The tech business week: Eircom’s financial results, Apple to pay US$532.9m in lawsuit


2 Mar 20151 Share

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A digest of the top business technology news stories from the past week, beginning with the news telecoms operator Eircom’s fibre uptake outpaced ordinary broadband in the second quarter.

Eircom reports fibre uptake outpaced ordinary broadband in Q2

Eircom has reported broadband connections were up 8pc to 748,000 in the second quarter, including 30,000 new fibre customers. It said 19pc of premises are now passed by fibre and it now has 202,000 fibre customers.

The operator reported a 4pc fall in second quarter revenue of €316m. Eircom reported second quarter EBITDA of €112m, down 3pc year on year but in line with expectations.

Indications are that fibre momentum is outpacing demand for standard copper-based broadband. Eircom reported 17,000 broadband connections in the quarter, up 8pc.

However, it reported 202,000 fibre customers, up 30,000 during the quarter.

Apple to pay US$532.9m in lawsuit over iTunes copyright infringement

Consumer tech giant Apple has been hit with a US$532.9m bill after a US federal jury found the company’s iTunes software used Texas-based Smartflash LLC’s patented inventions without permission.

Smartflash LLC had taken Apple to court over what it believed were obvious copies of its data storage and access to payments technologies which it had patented in products including Game Circus LLC’s Coin Dozer and 4 Pics 1 Movie, according to Bloomberg. Smartflash believes Apple would have gotten access to its software used in iTunes as a result of Apple executives being given a briefing on how it worked more than 10 years ago.

Having asked for US$852m, Smartflash believed it was entitled to a percentage of the sale of any Apple device that would have had access to the iTunes software, which is effectively every iPhone, iPod, iPad or Mac computer.

Apple spokesperson Kristin Huguet said Smartflash makes no products, has no employees, creates no jobs, has no US presence, and is exploiting Apple’s patent system to seek royalties for technology Apple invented.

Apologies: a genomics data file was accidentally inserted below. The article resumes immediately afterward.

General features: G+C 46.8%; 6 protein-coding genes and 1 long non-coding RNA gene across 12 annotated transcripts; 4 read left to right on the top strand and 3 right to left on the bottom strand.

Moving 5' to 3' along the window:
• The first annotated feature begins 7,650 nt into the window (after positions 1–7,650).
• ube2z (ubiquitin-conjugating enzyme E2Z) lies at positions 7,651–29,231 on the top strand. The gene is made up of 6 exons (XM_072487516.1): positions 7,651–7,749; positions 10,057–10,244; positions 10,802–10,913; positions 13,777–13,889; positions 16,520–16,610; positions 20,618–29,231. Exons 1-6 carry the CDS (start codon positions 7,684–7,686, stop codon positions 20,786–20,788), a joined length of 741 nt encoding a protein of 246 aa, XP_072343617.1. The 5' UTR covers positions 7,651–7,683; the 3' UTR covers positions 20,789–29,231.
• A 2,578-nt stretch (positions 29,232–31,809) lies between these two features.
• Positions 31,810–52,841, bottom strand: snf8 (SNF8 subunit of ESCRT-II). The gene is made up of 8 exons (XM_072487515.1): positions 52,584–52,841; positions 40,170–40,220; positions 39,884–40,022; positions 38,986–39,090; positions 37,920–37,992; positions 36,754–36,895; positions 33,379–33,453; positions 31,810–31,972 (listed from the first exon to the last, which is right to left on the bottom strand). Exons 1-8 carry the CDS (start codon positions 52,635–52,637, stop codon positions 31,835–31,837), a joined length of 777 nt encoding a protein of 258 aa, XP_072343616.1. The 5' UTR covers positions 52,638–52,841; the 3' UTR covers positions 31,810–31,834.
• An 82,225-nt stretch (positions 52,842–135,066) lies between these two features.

Wi-fidelity – HP in talks to buy Aruba Networks for over US$2bn

Hewlett-Packard is understood to be in talks to acquire Wi-Fi infrastructure player Aruba Networks in a move that would bring HP closer to wireless infrastructure in hotels, airports and universities.

Aruba, which makes hardware and software to run Wi-Fi networks in a reliable way, is valued at more than US$2bn and news of the acquisition sent the company’s shares flying 21pc to US$22.24.

The acquisition would bring HP directly to the network interface between smartphone and computer users in public places, including airports and hotels, as well as offices and universities.

Pebble surpasses US$7.7m in Kickstarter campaign for new smartwatch in just 12 hours

Smartwatch maker Pebble returned to Kickstarter for its new Pebble Time colour e-paper smartwatch and ended up passing its US$500,000 goal in 17 minutes, raising US$7.7m after 12 hours.

The Kickstarter campaign began at 3pm Irish and UK time on 24 February and within half an hour became the fastest Kickstarter campaign to hit US$1m. Within 58 minutes, the amount of funding raised surpassed US$2m.

Pebble offered the watch for US$159 for the first 5,000 early bird backers. The final price when the watch launches in May will be US$199.

Android and iOS dominate smartphone economy – own 96.3pc of overall OS market

Android and iOS dominate the overall operating systems market for smartphones, with the two operating systems accounting for 96.3pc of all smartphone shipments, according to IDC.

In terms of year-over-year shipment growth, Android outpaced the overall smartphone market for 2014 (32pc in 2014 vs 27.7pc in 2013) while iOS beat the market in the fourth quarter of 2014 (46.1pc in 2014 vs 29.2pc in 2013).

“Many of the same drivers were in play for Android and iOS to tighten their grip on the market,” said Ramon Llamas, research manager with IDC’s mobile phone team. “A combination of strong end-user demand, refreshed product portfolios, and the availability of low-cost devices – particularly for Android – drove volumes higher.”

Twitter’s head of developer relations to leave company

Twitter’s head of developer and platform relations, Jeff Sandquist, has announced he is to leave his post after 18 months with the company.

Re/code first reported the news which has since been confirmed by Sandquist himself via his own Twitter account.

Sandquist has been based in the social networks San Francisco, California, offices and his tenure included the launch of Fabric, a software development kit that, essentially, makes development, reporting, authentication and monetisation of apps easier.

Prior to joining Twitter, Sandquist held several different positions at Microsoft. The reasons behind his decision to leave his current employer, or where he might end up next, are not clear at this point.

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